Emil Nikolaus von Reznicek – Spiel oder Ernst?
(b. Vienna, 4 May 1860 – d. Berlin, 1 August 1945)
Although Emil Nikolaus von Reznicek is regarded as an equal contemporary of Richard Strauss, Gustav Mahler and Hans Pfitzner, and though his oeuvre encompasses almost all genres, he is known today almost exclusively among experts. However, he achieved lasting fame in the field of lepidopterology, the study of butterflies: he was able to catch over 100,000 butterflies throughout his life and even discover a mutation named after him.
Reznicek was born into a wealthy Bohemian family in Vienna. His father, General Josef Reznicek, was knighted in 1853 and, three months before Emil’s birth, raised to the rank of baron in Austria, while Emils maternal ancestors came from the Romanian high nobility. The family was adequately secured financially, but the early death of his mother made it difficult for Emil Nikolaus von Reznicek – he fled early from his father’s authoritarian upbringing into the world of music. At the age of ten he learned the piano, beginning with the Viennese classics and quickly discovering Wagner’s music. When he sang for Brahms in place of his sister, the great composer offered him to become a member of the Singverein after his voice breaking, which he could not perceive due to the family’s move to Graz soon afterwards. Under the guidance of Wilhelm Treiber, Reznicek wrote his first compositions in his new native town. After he – probably deliberately – failed in his law studies, his father reluctantly allowed him to pursue a career as a composer. Reznicek had already taken music lessons from Wilhelm Mayer during his law studies, and now he moved to the Leipzig Conservatory, where Carl Reinecke (1824-1910) and Salomon Jadassohn (1831-1902) took him under their wing. In the following years he lived from different, mostly rather short employments as Kapellmeister, which were indispensable inasmuch as he had bet a large part of his inheritance on a summer theater and lost it by its failure.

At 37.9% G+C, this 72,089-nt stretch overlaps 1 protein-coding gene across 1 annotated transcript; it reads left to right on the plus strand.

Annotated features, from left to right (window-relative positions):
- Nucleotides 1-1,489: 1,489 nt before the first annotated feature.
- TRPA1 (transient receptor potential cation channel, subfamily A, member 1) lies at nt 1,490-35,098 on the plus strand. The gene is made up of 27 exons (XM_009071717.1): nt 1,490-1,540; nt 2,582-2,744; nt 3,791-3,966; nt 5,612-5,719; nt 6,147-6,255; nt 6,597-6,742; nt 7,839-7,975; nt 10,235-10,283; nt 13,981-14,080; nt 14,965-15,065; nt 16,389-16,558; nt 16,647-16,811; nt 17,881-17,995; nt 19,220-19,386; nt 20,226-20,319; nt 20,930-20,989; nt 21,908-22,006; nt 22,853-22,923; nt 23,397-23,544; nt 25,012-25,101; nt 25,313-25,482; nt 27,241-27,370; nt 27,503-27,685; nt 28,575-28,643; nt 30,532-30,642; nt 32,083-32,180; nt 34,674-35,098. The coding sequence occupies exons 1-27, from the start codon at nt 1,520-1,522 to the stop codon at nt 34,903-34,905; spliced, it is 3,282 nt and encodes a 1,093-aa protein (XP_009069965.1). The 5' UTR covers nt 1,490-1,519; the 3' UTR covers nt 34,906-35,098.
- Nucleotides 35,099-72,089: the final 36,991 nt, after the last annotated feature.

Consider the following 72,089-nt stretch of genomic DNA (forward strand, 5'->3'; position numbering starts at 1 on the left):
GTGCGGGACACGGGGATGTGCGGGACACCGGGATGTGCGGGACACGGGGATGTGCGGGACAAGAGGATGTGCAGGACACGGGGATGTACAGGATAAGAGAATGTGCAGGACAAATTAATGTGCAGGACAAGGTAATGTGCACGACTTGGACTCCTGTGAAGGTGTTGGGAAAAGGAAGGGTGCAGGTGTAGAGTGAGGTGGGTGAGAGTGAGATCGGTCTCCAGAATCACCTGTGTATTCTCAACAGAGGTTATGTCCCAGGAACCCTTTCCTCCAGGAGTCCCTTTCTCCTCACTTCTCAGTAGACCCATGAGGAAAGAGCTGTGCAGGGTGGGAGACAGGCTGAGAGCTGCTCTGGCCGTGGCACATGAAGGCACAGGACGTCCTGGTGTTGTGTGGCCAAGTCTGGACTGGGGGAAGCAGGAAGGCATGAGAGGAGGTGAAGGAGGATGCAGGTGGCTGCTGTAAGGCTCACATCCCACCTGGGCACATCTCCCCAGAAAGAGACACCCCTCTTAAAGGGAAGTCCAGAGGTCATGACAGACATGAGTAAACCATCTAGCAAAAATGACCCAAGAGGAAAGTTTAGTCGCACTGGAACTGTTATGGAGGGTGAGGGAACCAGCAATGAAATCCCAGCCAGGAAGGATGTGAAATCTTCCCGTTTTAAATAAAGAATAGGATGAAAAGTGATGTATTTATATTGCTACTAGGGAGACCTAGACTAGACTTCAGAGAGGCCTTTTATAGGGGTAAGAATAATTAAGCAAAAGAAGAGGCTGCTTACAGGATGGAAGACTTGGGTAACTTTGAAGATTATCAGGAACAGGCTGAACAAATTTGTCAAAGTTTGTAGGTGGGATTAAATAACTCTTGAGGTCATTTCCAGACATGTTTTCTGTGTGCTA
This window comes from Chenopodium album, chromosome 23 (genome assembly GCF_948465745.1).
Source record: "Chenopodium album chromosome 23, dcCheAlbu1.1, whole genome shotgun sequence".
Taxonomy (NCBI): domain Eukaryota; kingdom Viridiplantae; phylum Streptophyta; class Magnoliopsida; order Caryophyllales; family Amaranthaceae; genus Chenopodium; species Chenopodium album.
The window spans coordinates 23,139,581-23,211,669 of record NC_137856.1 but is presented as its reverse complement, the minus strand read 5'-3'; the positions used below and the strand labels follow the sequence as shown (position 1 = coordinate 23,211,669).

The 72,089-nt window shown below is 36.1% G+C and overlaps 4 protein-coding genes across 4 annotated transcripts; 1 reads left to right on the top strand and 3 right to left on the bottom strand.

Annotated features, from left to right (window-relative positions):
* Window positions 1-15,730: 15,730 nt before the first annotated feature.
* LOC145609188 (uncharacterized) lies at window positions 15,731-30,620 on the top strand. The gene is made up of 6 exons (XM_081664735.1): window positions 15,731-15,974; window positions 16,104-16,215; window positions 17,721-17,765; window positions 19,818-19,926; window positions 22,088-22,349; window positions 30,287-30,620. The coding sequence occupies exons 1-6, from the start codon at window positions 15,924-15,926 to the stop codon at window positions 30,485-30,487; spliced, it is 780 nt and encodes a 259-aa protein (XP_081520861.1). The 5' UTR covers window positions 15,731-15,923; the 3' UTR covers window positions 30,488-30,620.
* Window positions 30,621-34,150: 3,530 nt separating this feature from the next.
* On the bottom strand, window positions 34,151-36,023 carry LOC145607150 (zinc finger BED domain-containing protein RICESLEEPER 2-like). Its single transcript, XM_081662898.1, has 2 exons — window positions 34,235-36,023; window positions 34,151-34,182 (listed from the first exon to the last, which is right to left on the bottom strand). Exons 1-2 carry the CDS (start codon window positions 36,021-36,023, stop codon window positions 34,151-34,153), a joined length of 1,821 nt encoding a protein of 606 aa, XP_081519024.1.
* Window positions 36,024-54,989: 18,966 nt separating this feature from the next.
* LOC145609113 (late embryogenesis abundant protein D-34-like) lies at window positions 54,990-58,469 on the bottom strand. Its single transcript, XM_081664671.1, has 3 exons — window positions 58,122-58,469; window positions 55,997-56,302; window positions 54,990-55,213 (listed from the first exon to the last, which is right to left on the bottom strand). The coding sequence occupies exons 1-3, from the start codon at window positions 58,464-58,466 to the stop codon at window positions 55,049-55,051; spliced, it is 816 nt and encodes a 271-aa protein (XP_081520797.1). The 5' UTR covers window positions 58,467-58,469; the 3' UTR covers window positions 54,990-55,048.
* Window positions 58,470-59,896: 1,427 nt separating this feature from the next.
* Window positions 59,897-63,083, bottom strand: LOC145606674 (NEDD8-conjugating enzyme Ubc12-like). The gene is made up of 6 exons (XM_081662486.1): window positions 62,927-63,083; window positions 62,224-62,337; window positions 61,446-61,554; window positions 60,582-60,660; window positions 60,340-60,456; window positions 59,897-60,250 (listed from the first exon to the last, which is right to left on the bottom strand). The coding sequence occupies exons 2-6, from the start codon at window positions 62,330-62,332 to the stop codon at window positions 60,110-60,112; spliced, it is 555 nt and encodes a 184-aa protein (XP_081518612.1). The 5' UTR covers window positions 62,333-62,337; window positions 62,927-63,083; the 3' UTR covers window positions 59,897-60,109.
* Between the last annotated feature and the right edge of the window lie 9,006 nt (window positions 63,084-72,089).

Shortly after finishing his studies Reznicek married Milka von Thurn-Valsassina who died in 1897. A short time later he met Berta Juillerat-Chasseur, a then still married woman of Jewish descent – two factors that would cause Reznicek problems. When Emil-Ludwig’s child saw the light of day illegitimately in 1898, Reznicek was expelled from his position as court kapellmeister in Leipzig, after which he was unable to find suitable work for decades. In 1903 the family moved to Berlin and remained there until the bombing in 1943. One year after his move Reznicek became a German citizen. …
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